21st century professional charities have to accept that people are getting less and less tolerant of being asked to give more and more money when they have less and less to spare. They have to develop and strengthen alternative ways of resourcing their work, letting go of outdated orthodoxies that money is all they need.

Volunteering is one such alternative resources and I would of course argue needs to taken far more seriously. In fact that is a regular theme of my blogging as frequent visitors to this blog and my writing for Third Sector online will know. But it needs to go further than that. An attitude shift across the sector is needed, not just amongst fundraisers.

For example, if senior managers push fundraisers to generate more and more income because those managers have no concept of how anything can be achieved unless it is paid for by cold hard cash, then it is unsurprising if the public feel might hounded for donations.

If staff are wasteful with money (as sadly they can be) then that contributes to the need to generate more and more income.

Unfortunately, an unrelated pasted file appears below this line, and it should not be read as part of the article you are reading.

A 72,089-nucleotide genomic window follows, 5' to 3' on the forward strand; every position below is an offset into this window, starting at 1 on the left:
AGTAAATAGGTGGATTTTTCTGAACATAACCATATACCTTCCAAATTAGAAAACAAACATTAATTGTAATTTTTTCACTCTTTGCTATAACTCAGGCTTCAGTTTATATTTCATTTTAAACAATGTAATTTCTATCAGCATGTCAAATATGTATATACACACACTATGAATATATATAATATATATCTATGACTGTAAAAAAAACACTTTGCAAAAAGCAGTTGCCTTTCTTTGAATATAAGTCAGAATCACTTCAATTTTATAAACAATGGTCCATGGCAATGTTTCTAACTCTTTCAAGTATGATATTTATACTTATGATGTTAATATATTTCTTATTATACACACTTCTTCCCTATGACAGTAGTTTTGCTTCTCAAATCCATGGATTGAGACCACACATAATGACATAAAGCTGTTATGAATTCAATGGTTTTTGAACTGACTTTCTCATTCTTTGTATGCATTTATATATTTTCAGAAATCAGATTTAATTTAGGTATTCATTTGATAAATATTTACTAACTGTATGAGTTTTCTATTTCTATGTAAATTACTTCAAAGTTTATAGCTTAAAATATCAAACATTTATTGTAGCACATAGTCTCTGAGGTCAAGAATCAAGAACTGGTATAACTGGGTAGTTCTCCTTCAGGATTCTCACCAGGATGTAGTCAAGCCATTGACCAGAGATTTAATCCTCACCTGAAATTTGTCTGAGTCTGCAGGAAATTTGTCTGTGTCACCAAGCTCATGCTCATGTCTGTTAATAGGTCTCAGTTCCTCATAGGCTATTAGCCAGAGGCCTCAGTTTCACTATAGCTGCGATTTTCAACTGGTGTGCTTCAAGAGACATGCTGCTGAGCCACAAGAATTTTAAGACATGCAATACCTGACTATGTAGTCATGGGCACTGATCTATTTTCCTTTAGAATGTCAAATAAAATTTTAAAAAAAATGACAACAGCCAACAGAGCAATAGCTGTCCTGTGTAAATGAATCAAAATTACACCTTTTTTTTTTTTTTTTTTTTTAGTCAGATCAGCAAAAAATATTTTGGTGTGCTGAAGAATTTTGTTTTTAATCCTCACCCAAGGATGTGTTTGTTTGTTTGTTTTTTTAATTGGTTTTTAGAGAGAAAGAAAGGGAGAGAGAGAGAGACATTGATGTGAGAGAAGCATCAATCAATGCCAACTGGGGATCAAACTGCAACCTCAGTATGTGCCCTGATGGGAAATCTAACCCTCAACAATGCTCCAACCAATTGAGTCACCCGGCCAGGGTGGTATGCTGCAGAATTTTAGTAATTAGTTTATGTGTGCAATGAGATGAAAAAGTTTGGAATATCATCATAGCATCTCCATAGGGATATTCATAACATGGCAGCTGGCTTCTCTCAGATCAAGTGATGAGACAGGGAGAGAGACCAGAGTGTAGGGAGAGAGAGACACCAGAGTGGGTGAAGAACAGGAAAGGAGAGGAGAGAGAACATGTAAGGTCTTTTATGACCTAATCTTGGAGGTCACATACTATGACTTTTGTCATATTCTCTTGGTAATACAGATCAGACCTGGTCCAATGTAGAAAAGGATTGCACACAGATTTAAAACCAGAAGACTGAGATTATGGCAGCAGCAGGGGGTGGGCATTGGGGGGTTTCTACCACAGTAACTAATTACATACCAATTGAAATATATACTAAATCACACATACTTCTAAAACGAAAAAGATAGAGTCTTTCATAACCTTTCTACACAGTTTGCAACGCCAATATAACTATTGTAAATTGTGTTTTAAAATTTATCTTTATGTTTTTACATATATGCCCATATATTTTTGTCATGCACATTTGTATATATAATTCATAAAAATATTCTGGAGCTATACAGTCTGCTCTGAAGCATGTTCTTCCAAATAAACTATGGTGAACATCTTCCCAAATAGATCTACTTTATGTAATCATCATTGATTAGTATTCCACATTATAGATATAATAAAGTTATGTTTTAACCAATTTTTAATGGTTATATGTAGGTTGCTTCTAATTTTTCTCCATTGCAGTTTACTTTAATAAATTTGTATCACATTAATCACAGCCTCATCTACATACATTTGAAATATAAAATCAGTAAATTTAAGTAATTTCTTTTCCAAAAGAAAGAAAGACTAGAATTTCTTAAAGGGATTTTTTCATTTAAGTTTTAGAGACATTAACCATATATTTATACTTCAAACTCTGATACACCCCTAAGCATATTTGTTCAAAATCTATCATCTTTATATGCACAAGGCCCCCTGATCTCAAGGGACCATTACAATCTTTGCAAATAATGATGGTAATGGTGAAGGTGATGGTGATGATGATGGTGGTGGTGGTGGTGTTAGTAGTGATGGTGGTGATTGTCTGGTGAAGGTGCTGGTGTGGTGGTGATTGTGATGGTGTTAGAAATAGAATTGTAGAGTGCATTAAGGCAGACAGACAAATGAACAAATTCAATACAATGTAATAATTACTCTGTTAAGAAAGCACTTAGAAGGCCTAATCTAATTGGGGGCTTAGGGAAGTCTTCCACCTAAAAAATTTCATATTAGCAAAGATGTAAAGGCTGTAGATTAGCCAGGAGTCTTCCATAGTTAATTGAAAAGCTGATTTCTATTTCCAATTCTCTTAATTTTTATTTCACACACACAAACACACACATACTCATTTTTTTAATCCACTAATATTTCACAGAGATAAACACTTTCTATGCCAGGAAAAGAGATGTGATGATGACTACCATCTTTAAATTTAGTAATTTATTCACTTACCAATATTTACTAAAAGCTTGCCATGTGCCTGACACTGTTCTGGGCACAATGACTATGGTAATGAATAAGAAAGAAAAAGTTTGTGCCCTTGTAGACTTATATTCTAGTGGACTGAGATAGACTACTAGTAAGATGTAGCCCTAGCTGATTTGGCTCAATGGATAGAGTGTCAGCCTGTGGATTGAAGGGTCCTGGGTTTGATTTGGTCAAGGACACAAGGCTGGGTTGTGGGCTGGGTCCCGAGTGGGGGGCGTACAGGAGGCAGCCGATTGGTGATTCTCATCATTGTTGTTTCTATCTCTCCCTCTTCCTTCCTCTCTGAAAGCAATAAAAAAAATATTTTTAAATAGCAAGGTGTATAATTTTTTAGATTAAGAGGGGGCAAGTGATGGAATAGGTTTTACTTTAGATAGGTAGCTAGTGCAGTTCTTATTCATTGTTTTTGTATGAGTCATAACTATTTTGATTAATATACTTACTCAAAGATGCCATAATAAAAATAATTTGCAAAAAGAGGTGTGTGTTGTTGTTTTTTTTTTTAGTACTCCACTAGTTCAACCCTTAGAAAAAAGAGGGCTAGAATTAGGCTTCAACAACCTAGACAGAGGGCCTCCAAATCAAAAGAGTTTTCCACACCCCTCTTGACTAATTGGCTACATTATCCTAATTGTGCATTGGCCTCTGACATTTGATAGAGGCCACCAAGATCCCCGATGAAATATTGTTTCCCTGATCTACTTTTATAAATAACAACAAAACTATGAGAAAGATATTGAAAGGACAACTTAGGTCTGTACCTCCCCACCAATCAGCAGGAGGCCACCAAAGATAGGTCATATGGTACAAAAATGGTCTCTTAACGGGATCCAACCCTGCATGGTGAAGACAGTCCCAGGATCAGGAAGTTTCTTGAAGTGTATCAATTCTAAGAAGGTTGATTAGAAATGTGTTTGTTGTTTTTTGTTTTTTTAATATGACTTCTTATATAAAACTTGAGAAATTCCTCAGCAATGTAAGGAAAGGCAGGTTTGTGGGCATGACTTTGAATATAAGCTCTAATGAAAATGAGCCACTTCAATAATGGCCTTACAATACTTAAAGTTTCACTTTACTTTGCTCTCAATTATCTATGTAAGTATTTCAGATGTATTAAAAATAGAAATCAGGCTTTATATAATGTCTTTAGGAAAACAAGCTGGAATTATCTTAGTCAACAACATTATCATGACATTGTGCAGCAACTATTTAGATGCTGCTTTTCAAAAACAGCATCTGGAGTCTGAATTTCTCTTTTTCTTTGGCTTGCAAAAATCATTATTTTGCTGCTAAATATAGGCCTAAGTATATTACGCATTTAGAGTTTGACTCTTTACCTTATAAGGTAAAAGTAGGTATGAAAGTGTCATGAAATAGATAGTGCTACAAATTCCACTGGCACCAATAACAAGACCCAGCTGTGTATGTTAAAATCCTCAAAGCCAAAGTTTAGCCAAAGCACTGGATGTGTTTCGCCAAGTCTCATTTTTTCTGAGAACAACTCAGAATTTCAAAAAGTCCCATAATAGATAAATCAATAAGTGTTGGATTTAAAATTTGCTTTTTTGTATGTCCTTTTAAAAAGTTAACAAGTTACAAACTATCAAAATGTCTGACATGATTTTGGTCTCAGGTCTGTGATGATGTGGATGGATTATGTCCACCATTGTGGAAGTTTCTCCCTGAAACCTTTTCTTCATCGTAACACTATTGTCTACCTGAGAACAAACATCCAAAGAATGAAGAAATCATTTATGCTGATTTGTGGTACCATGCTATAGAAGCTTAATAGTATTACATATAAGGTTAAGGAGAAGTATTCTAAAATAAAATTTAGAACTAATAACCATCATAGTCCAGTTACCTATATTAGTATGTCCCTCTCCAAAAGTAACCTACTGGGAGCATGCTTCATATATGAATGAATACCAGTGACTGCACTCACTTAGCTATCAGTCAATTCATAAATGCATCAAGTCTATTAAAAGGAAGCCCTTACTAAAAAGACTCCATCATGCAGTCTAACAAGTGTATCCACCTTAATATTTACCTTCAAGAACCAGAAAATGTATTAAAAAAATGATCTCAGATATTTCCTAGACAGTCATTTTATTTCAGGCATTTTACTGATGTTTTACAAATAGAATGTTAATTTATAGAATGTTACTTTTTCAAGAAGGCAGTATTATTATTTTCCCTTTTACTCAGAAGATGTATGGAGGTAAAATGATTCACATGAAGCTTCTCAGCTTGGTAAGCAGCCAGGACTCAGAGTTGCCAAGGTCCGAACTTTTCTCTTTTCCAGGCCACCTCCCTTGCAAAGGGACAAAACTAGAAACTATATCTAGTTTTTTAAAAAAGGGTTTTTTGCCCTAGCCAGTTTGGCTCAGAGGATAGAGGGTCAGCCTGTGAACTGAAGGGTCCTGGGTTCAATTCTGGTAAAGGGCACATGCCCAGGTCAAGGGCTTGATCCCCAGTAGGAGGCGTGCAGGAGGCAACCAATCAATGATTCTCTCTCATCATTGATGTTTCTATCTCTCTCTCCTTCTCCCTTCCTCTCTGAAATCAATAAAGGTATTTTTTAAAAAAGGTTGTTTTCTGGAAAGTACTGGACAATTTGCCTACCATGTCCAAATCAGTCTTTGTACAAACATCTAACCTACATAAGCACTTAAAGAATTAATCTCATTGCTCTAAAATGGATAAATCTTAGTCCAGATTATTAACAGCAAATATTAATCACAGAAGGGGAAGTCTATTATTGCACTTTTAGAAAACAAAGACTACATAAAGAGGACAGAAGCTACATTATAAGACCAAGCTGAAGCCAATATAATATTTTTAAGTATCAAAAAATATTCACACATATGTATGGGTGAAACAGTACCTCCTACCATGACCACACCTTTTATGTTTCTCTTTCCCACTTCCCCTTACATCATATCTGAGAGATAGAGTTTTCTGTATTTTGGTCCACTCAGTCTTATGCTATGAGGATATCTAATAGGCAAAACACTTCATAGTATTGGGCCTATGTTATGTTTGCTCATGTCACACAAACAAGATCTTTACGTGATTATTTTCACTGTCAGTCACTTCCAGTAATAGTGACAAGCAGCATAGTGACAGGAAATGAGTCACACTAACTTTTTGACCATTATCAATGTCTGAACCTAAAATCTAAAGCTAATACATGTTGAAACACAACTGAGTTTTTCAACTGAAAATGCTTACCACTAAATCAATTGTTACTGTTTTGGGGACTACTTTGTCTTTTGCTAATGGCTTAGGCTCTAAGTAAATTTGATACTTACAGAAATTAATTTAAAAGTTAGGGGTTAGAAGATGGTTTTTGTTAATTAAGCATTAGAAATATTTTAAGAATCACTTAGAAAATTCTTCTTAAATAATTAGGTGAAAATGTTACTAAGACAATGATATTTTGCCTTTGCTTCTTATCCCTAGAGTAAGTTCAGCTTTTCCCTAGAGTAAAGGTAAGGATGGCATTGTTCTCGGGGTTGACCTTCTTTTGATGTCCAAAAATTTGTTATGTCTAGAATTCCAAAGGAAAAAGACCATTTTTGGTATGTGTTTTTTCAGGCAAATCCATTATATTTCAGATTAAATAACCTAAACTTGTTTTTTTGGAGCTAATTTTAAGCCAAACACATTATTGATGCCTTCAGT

If staff refuse to consider working with any / more volunteers, insisting that only paid people can do anything meaningful in a charity, then they also contribute to pressure to raise more funds.

Fundraisers alone cannot be held responsible nor can they be the only ones expected to learn from this. If they are then I fear the sector will learn little from the sad death of Olive Cooke.

  1. I stress professional here because when we talk about ‘the sector’ we tend to be talking about the small but high profile minority of charities who have fundraised incomes and paid staff. The vast majority of good causes have little or no income and operate solely through volunteer effort.  ↩

  2. I should point out that the Royal British Legion whom Mrs Cooke volunteered for has not be accused of being one of the charities who pursued her for donations. No link between her volunteering for them and them pursuing her for money is drawn or implied.  ↩